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I want to puild a pH meter, which uses a normal glass electrode. Such an electrode behaves as a pH dependend voltage source (<+-500mV) with very high internal resistance (10MOhm - 1GOhm, depending on the electrode). As a consequence, the voltage measurement needs to be performed with very low current. Further, I read that current flow can have a significant impact on the lifespan of these electrodes, so keeping it as low as possible is crucial.

I looked around and found a few promising amplifiers with input currents in the femtoampere range - e.g. the INA116, LMP7721, and LMC6001.

However, I'm wondering now how to protect these amplifiers against ESD, since the device will have to pass standard EMC tests for household appliances. Some of the amplifiers have limited protection built-in, but as far as I understand, this is not enough to protect against the tests that are performed on external device connectors. Adding diodes to the power rails or a TVS diode seems to be out of the question due to the substantial added leakage of even low-leakage types.

However, since the voltage source I want to measure has a very high resistance anyway, would the amplifier be adequately protected by a very high resistance (e.g. 10MOhm) series resistor? Or do I have to use a connector / electrode design which mechanically prevents direct contact?

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  • \$\begingroup\$ Could you post your proposed schematic? \$\endgroup\$ – Matt Young Oct 13 '14 at 14:43
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I don't know about PH sensors. I'd start by "cheating" and see how other people had done it. If you do end up needing a low leakage diode then you might want to look into using a small transistor. The c-b diode (open emitter) is low leakage (1-10 pA) but slow (100's of ns) The c+b - e (diode connected transistor, c/b shorted) is faster, but has a lower breakdown voltage. I've measured a few 2N3904/6's. and Bob Pease recommends the 2n930, 2N3707 and 2N4250. But you won't find these leakage number on the spec sheet. (For B. Pease reference search the web for B. Pease "Bounding and Clamping".)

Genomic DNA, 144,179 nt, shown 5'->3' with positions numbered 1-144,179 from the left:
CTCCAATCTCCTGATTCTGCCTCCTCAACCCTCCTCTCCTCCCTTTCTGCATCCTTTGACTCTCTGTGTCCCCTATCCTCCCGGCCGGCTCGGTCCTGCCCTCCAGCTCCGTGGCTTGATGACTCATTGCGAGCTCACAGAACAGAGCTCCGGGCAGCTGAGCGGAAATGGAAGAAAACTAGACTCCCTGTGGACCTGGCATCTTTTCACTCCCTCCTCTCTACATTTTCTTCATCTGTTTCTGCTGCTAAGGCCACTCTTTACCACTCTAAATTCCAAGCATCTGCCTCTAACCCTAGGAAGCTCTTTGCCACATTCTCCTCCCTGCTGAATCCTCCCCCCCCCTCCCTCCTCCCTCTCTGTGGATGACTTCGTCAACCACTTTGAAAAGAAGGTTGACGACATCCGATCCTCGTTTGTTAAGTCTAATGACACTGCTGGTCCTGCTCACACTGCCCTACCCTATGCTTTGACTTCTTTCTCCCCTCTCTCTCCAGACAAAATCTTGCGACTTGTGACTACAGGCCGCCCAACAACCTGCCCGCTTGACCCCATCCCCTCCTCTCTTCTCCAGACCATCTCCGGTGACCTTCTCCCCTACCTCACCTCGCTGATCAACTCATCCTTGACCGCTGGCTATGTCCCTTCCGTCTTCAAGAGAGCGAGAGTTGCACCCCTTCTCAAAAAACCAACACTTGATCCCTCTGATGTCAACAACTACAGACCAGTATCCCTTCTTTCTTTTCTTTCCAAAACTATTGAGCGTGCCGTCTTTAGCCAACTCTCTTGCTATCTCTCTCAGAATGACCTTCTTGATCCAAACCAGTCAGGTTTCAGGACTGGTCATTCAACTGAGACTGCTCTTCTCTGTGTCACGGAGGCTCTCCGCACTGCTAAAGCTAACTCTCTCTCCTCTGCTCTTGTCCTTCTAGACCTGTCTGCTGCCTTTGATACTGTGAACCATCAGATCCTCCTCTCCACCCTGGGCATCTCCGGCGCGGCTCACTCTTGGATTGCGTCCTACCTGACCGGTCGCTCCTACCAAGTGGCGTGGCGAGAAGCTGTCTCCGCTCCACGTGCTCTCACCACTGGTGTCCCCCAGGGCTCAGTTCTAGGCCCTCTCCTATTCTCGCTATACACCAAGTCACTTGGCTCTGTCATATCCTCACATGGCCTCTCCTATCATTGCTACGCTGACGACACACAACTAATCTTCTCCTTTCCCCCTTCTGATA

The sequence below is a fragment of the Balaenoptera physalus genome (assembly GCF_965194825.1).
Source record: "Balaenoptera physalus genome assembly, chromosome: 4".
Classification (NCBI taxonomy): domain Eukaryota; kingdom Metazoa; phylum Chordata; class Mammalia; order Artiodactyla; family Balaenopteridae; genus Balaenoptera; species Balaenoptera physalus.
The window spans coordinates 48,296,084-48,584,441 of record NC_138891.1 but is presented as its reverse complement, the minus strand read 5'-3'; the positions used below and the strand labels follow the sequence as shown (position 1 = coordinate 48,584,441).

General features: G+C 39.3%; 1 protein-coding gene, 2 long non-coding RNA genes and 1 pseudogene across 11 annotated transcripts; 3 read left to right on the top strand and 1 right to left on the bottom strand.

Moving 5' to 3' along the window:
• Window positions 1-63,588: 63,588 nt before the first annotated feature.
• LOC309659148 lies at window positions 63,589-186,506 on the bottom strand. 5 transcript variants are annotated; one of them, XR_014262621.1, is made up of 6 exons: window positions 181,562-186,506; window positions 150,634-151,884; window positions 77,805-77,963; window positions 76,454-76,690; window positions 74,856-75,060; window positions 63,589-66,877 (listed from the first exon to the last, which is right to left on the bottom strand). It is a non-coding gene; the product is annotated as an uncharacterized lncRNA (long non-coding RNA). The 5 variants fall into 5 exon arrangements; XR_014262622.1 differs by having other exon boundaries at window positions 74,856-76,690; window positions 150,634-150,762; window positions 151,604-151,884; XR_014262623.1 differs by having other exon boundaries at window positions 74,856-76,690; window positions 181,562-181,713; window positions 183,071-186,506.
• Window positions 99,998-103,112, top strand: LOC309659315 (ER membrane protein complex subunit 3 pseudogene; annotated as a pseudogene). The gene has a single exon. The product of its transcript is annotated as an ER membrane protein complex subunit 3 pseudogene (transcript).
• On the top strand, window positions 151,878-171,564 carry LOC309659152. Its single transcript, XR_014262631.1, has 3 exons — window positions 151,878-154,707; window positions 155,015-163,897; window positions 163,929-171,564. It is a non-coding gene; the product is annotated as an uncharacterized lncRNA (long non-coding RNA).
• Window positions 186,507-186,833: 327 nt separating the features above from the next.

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I've done some low leakage ESD protection recently. The scheme I used was fairly simple.

schematic

simulate this circuit – Schematic created using CircuitLab

It's hard to show in circuit lab, but there are only 3 components here. 2 0603ESDA bidirectional clamps, and 1 SMAJ14CA bidirectional TVS diode. The TVS has too high a leakage current on its own. The birectional clamps of a leakage current of less than 100pA typical. They keep the TVS out of the circuit until they clamp, and then the TVS takes over. It satisfied IEC61000-4-2 Level 4, criteria B.

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  • \$\begingroup\$ Thanks - this might come in handy at some point. However, given the very high impedance of some pH electrodes I mentioned in my question, even 100pA could be significant (1 - 100mV, or up to 1.5pH values). I think by now though that a large resistor in front of the op amp input will be sufficient - 10 Megaohms would limit even a 20kV discharge to 2 mA, which is within the specs for the amp I want to use now - and at 4pA input bias max over temp for the op amp I chose, the error is 40µV max. \$\endgroup\$ – Medo42 Oct 15 '14 at 12:34
  • \$\begingroup\$ I have just come back to this because I'm looking at protection for some other input now, and now I wonder: Why is the SMA-diode even there? Wouldn't it be enough to directly connect the 0603ESDA diodes to frame ground? Maybe I misunderstand how the 0603ESDA's work... \$\endgroup\$ – Medo42 Mar 3 '15 at 11:35
  • \$\begingroup\$ @Medo42 For that application, I tried several different TVS diodes, and they had too much leakage current, but absorbed the hit. The 0603ESDAs had virtually none, but didn't absorb enough energy. Putting the two together was the magic bullet that gave me the protection I needed. \$\endgroup\$ – Matt Young Mar 3 '15 at 13:56
  • \$\begingroup\$ There must be something I misunderstand here, because as far as I can tell, the SMA diode will only raise the clamping voltage at the electrodes. The ESD current will always have to go through one of the 0603s AND the SMA, so if the 0603s don't clamp the voltage well enough when connected directly to ground, how can they do so with an additional device in the current path? \$\endgroup\$ – Medo42 Mar 3 '15 at 14:05
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    \$\begingroup\$ @Medo42 It wasn't a matter of clamping. They just flat out don't absorb any of the energy. That's what the TVS was there for. I had a 2.5kV isolation barrier to maintain, and dumping the entire energy of the ESD hit into the ground plane caused all kinds of problems. I spent a month working on this issue, tried lots of different schemes and devices, and ended up with a product that passed level 4, criteria B. Take it or leave it. \$\endgroup\$ – Matt Young Mar 3 '15 at 14:15
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You can use a simple RC network. A 10 meg resister and a 100 pF capacitor. The cap must be low leakage, a C0G/ 100v ceramic will do. With the right current limiting the op-amps own diodes will protect it.

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  • \$\begingroup\$ This should be the accepted answer. However, note that not all OPAMPs have diode or similar devices connected from inputs to both supply rails. Confirm this fact in the datasheet of the selected OPAMP. \$\endgroup\$ – jose.angel.jimenez Dec 9 '16 at 19:55

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